It paused to eat. Sitting on its huge haunches, the reduced weight of Echo City now many miles to the rear, it felt the rumbling, gnawing processes inside. There was a little pain, but it could compare the sensation only to the shimmering heat haze hanging above the desert far to the west-an insubstantial thing that would vanish as soon as it closed its eyes.

It closed its eyes, and the pain was warmth.

When it stood and started walking again, it looked down at its bare, sprayed legs. The skin was peeling, revealing a dark red rawness beneath. Its feet were blistered and swollen, and several of the tight leather straps had burst. It kicked off one of the folded leather shoes, and it flapped on the desert floor as tight folds unwrapped. And then the shoe was still, and there it would stay forever.

A while later the creature removed the other shoe, because wearing only one had been swinging it slowly around in a great arc across the sands. It corrected its direction of travel and set off once more.

It had passed several bodies on its walk, but just as the sun touched the western horizon it came across the first of the ruined transports. It was a rusted, rotten hulk, its wheels skeletons of metal wrapped in the brittle remains of parched wood. The creature walked close and touched one of the wheels, curiosity lighting a small flame in its limited mind. The wood came apart under its clumsy stroke, drifting to the ground in a cloud of dust and splinters. A gentle breeze that the creature had not even felt carried some of the wooden shards away, and they added themselves to the desert.

Before the ruined vehicle lay two great skeletons of the things that had pulled it this far. Pelts were draped across their bones in places, and within the stark confines of rib cages were the scattered remains of insides not yet burned to nothing by the relentless sun. Their horns were long and graceful, pitted now from the effects of the desert air.

Here and there it saw the mummified remains of human beings. They had been riding the wagon, and perhaps when their beasts succumbed to the desert's toxic influence, they had walked on until they all lay down together to die. The creature did not like to look at them. Though its maker had made it unique, somehow they reminded it of itself.

So it walked on and stared at that undulating horizon, and sometimes the texture of the ground beneath it changed. But it did not look down.

When dusk began to fall, it guessed that Echo City would now be out of sight behind it. But still it did not look back. The future lay before it-too far away to see, beyond its ability to feel-and as it considered what might come, the thing it carried inside seemed excited at the prospect.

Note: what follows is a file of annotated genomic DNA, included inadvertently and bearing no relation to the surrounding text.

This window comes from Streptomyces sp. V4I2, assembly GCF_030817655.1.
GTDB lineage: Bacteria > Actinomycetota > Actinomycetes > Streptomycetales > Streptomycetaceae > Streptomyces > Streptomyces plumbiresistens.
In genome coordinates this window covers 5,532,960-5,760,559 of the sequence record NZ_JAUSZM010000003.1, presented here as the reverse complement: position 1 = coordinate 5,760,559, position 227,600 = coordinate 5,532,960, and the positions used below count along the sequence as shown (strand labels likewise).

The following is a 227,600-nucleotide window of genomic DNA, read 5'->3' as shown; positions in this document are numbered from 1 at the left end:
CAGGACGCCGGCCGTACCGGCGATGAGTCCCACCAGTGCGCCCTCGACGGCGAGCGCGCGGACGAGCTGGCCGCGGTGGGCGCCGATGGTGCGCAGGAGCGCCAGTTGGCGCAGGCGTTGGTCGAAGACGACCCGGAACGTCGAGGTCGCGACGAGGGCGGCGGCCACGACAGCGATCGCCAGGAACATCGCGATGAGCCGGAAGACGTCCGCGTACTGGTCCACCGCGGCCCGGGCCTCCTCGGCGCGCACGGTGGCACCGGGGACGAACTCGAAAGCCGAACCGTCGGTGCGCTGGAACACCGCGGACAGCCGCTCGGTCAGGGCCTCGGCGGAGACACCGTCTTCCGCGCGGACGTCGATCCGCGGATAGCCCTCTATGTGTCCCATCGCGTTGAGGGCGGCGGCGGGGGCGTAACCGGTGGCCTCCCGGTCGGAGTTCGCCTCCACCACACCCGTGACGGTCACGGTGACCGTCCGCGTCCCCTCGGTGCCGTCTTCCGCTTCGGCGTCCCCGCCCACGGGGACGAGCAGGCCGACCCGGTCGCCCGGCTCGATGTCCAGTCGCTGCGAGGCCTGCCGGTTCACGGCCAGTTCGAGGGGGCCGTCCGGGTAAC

It walked through the freezing night. Its motion kept it warm, but all the while it felt itself sickening. The desert's lethal, toxic influence was making itself felt upon the creature's flesh and bones, its blood and fluids, and though built strong it was now becoming weak. Darkness was its friend, though under the silvery sheen of moonlight it could still witness some of its flesh's demise. It was not worried, because it had not been made that way. But it did pause and stare up at the moon, and it realized that come dawn it would never see this sight again.

Sad, unsure what sadness was, it walked on.

When dawn broke on that second day, the creature realized just where the Markoshi Desert had gained its more common name.

The hills were still distant, and speckling the surface of the desert before them lay thousands of bones. There were skulls, some still bearing the leathery remnants of scalp and hair, and a few wearing the wrinkled skin of their hopeful, desperate owners. Beneath and around the skulls lay the skeletons. Older remains were all but buried by drifts, but more-recent escapees from Echo City lay atop the sand. Many of them were still clothed in the outfits they had believed would protect them from the desert's terrible actions, and beneath these, leathered skin was scarred with the rot. Most remains were whole, because not even carrion creatures could survive the Bonelands' poisons. Some had been scattered, however, and here and there the creature saw evidence of violence having been wrought. It knew that the only living things out here to perpetrate such acts would have been other people.